THE BLOG
08/12/2007 10:18 pm ET | Updated May 25, 2011

Starbucks' Record Label and Ella Fitzgerald's "New" Album

The late Ella Fitzgerald hits the Billboard album chart for the first time in 38 years this week with her "new" CD, Love Letters From Ella. Not only that, it's her highest-charting album since 1963. The CD consists of 10 previously unreleased tracks recorded in the '70s and '80s, many of them posthumously overdubbed. Since she's one of the two or three greatest jazz vocalists of all time, even her rejects are pretty swell. But it's certainly not on par with her classic '50s and '60s albums, and it leans heavily towards ballads and midtempo tunes rather than the dynamic scat-fests she's best known for.

So why does anyone care?

It's not the content of the album that's getting customers to the cash register, or even necessarily the name on the cover. It's the record label behind it. Starbucks' Hear Music label has a knack for getting people excited about music they normally might not care about.

Fitzgerald was a popular concert draw throughout her career, but she stopped being a big record seller over four decades ago. She put out a steady stream of studio and live albums throughout the '70s and '80s (her last studio album was cut in 1989) for her manager's label, Pablo, but the albums never sold much beyond her core of fans. It's not just that her type of jazz was increasingly uncommercial in the wake of newer artists like Weather Report and Herbie Hancock. It's that being on an independent label without much marketing muscle, it was harder to get her music out to a wider audience.

Hear Music is able to make that connection, even in a dwindling market for CDs. This is the label that, a couple of years ago, found a tape of Ray Charles in concert from the mid '70s (not exactly a high point in his career, either), overdubbed the Count Basie Orchestra (minus the Count, who'd died over 20 years earlier) on top of it, and somehow convinced so many buyers of its worth that it became a Top 30 hit. There are plenty of "real" Ray Charles CDs from the '70s out there, same as with Ella, that are still languishing in music store racks across the country. But they'd have to be on display in Starbucks for anyone to notice them.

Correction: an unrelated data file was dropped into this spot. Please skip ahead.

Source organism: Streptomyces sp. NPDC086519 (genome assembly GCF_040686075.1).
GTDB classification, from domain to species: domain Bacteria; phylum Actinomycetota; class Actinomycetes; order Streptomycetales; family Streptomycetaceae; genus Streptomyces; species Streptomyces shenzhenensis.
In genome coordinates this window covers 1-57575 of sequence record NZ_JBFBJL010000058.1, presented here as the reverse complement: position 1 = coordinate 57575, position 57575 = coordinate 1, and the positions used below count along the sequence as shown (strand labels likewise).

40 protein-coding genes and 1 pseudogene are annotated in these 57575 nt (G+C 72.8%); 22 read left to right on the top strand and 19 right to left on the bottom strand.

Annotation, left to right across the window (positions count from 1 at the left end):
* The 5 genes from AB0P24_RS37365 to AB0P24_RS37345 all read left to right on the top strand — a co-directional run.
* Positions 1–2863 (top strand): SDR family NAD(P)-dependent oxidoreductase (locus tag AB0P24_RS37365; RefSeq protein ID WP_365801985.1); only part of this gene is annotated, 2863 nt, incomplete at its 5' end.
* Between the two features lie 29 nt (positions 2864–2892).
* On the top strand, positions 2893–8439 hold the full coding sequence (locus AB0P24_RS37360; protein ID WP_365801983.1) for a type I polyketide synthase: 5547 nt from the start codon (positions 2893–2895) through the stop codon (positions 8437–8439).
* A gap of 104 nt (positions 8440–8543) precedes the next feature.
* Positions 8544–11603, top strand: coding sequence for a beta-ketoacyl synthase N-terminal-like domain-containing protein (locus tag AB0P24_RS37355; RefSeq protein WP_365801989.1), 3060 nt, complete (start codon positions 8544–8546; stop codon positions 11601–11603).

In much the same fashion, Paul McCartney's Memory Almost Full was one of the most talked-about new releases of the year. A large amount of that hype came from its mere presence on Hear Music, as opposed to a traditional label. Pretty amazing considering that, when you got down to brass tacks, it was just another solo record by a guy whose best music was made 40 years ago.

It's refreshing to see Hear Music's hype machine gear up for artists like Ella, Brother Ray and Paul, all of whom would be scorned by the major record labels because they're not 20 and they don't look good in skimpy clothing. The music sells because Starbucks, and its record label, are selling more than just coffee and music. They're selling a lifestyle, and CDs like Ella's are a huge part of that. They know their audience and how to market to it.

The major labels used to know how to do it, too. As far back as the early '70s, the mighty Warner Bros. label adopted as its slogan "The Man Can't Bust Our Music." It touched an anti-establishment nerve, even though Warner Bros. sorta WAS "The Man," inasmuch as it was a huge corporation. No matter. They knew their audience and the right things to say to it.

During the '90s, the majors grew increasingly teen-oriented, and when boy band-mania hit at the end of the decade, any pretense of catering to an adult audience was scrapped. The labels were selling a lifestyle -- the teen fangirl lifestyle. For a while, it worked. The majors knew how to promote their acts to the intended audience and squeeze maximum bucks out of it. The only problem is, they're still trying to sell variations of the same lifestyle in 2007, while the real teenage lifestyle no longer includes buying music.

There's gold in them thar over-the-hills. Hear Music is going where the money is, towards an older, more affluent demographic that may not go CD shopping anymore, but is happy to pick up a disc or two for $15 along with a latté. The major labels continue to mine for fools' gold in the teenage wasteland that doesn't buy CDs anymore and isn't making up for it with penny-ante ringtone sales. It's time for them to wake up and smell the coffee -- or the mochaccino.